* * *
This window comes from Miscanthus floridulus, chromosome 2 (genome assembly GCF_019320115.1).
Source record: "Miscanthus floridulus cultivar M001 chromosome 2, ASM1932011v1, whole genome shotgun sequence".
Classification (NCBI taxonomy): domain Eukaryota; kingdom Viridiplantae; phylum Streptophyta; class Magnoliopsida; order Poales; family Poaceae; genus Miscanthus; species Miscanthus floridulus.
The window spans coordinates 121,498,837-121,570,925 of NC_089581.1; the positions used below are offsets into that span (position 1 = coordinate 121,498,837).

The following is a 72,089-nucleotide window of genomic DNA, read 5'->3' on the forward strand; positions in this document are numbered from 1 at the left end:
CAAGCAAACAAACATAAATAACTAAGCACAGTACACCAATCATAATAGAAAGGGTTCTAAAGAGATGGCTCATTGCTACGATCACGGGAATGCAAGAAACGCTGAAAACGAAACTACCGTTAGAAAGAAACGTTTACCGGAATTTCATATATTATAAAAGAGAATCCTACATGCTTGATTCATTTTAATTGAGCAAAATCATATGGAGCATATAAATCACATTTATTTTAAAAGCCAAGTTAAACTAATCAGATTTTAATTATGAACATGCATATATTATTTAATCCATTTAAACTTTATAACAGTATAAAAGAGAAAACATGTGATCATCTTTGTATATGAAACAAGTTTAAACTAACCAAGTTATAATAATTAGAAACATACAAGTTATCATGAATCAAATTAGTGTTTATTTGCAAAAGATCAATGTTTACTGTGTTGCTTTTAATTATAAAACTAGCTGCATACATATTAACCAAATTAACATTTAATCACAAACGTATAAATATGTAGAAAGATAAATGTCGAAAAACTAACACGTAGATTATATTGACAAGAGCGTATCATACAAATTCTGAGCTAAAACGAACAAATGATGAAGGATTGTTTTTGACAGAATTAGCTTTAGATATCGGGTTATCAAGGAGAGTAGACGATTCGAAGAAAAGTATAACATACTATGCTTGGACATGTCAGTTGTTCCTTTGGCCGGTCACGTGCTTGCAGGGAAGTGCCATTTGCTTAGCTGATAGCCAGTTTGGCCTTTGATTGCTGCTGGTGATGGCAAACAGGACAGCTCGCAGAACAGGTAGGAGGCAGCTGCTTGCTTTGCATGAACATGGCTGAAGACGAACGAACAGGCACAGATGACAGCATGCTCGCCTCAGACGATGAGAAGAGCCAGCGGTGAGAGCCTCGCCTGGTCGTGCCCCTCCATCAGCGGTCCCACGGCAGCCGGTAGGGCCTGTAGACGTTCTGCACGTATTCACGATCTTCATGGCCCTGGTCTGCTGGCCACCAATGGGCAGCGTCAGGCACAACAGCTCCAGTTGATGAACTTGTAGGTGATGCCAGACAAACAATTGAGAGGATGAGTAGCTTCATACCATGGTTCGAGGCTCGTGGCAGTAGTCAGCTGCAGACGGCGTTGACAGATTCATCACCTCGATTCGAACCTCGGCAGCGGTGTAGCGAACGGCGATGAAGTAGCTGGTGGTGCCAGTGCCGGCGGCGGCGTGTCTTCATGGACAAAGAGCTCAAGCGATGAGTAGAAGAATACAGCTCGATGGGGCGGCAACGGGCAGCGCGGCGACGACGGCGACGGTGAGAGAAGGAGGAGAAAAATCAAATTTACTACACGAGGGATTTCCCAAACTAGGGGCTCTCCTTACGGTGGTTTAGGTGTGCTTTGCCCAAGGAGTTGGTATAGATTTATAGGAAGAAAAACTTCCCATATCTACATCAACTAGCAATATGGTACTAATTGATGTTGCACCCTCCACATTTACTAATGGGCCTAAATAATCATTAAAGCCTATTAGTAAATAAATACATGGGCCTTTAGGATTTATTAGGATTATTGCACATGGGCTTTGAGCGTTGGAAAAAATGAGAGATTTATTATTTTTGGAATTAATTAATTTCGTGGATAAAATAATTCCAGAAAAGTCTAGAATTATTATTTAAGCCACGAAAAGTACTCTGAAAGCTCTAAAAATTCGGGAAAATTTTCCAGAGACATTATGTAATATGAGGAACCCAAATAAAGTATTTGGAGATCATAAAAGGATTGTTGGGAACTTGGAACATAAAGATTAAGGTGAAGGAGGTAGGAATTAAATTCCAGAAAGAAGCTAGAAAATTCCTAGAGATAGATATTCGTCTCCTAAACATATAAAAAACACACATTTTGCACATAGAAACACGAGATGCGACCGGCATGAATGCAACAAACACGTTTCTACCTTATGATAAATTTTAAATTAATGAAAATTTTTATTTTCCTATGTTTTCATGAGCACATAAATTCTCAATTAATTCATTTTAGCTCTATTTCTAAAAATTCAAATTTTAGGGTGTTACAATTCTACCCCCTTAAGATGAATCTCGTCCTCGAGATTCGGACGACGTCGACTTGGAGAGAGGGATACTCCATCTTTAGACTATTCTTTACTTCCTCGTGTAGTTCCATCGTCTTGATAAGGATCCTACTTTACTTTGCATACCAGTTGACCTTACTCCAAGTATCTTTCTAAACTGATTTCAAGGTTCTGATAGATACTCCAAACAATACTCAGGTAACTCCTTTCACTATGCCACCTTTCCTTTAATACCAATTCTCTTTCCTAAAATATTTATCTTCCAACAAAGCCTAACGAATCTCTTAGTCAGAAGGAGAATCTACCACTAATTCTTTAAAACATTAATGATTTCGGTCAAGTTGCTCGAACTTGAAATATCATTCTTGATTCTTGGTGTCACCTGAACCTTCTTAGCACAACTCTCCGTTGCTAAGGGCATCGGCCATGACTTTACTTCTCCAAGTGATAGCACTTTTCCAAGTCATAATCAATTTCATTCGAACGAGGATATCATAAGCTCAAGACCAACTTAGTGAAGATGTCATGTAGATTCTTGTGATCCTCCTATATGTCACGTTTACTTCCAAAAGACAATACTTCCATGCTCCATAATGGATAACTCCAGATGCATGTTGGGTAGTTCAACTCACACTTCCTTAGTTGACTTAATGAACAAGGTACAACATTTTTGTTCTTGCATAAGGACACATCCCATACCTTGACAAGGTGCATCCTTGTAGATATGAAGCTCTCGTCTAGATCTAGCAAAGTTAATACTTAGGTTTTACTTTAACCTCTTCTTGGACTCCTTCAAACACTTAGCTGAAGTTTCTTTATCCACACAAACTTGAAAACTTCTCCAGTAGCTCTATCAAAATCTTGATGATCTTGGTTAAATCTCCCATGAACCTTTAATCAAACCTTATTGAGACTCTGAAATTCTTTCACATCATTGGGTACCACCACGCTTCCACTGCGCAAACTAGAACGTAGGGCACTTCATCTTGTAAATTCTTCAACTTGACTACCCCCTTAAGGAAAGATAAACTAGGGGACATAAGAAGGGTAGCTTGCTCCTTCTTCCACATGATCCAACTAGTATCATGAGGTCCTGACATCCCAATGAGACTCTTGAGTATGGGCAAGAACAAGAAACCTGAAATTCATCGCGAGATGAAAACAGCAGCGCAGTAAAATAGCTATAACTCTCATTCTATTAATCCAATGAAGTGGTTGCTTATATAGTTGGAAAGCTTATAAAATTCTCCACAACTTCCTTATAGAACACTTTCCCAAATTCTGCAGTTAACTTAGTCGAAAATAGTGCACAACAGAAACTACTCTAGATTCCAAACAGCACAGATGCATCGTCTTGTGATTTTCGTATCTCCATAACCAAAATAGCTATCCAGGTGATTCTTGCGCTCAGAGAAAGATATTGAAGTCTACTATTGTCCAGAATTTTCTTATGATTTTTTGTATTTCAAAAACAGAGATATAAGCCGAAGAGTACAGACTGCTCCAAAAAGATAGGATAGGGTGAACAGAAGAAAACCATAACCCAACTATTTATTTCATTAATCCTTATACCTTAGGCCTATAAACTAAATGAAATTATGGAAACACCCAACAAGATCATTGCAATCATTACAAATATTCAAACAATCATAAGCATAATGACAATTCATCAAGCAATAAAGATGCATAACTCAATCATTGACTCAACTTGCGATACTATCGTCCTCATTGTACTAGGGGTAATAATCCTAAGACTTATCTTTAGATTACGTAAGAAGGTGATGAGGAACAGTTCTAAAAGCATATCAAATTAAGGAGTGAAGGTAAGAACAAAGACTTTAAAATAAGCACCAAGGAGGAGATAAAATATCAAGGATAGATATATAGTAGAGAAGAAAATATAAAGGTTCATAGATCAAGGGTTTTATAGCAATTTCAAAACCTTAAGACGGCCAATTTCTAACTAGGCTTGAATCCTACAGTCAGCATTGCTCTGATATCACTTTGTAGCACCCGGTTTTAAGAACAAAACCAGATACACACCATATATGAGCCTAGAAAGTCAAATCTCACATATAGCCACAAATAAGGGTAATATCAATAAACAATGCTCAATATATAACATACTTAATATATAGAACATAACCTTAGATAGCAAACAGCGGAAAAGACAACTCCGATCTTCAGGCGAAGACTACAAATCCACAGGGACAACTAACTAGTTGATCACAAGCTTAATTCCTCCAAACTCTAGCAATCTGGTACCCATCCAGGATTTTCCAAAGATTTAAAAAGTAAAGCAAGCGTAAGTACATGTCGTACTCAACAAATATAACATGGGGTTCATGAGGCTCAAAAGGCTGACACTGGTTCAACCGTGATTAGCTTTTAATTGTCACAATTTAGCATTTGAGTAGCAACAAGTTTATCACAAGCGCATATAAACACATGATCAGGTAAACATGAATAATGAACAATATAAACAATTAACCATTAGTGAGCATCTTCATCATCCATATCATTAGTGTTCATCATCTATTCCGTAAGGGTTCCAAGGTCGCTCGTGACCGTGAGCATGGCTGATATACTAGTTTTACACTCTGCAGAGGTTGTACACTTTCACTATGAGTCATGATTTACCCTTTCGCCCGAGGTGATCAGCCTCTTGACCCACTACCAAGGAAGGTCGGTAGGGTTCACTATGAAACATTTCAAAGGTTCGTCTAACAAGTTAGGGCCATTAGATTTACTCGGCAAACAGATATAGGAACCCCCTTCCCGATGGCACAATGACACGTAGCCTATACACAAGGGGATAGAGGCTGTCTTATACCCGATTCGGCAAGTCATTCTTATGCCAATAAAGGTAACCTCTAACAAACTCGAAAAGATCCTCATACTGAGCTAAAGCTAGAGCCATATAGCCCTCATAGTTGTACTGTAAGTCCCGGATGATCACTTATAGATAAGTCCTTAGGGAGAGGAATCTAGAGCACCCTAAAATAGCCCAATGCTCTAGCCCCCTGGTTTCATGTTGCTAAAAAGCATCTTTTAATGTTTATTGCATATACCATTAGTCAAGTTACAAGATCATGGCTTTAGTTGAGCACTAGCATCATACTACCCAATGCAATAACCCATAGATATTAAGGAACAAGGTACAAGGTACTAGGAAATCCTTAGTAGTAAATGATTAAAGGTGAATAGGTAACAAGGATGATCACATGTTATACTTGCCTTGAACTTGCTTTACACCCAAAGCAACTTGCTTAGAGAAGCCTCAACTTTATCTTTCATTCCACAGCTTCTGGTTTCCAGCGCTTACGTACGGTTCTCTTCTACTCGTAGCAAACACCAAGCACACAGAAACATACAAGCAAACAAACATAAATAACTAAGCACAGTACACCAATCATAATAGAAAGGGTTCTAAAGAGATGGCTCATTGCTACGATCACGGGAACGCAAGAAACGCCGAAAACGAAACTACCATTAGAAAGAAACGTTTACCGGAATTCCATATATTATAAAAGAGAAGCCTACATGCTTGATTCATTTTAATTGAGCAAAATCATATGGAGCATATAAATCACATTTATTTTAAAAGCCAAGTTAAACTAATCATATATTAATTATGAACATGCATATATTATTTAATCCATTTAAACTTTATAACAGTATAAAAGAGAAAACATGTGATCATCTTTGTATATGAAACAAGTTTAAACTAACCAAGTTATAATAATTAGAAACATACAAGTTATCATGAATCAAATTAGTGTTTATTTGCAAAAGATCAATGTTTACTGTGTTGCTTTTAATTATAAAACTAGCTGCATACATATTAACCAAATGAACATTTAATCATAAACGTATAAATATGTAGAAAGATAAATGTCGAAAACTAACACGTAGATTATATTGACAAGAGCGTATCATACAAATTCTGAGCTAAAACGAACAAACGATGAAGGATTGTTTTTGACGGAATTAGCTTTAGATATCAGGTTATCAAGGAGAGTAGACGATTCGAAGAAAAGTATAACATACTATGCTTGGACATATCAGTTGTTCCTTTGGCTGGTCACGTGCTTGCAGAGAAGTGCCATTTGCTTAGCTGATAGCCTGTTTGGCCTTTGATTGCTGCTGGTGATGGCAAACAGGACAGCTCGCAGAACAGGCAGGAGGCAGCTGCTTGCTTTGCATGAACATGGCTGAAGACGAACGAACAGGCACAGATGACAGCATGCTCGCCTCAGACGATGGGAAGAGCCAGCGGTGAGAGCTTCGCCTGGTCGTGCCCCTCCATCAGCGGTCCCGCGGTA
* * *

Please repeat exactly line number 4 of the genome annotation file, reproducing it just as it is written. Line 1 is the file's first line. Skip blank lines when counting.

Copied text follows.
The window spans coordinates 121,498,837-121,570,925 of NC_089581.1; the positions used below are offsets into that span (position 1 = coordinate 121,498,837).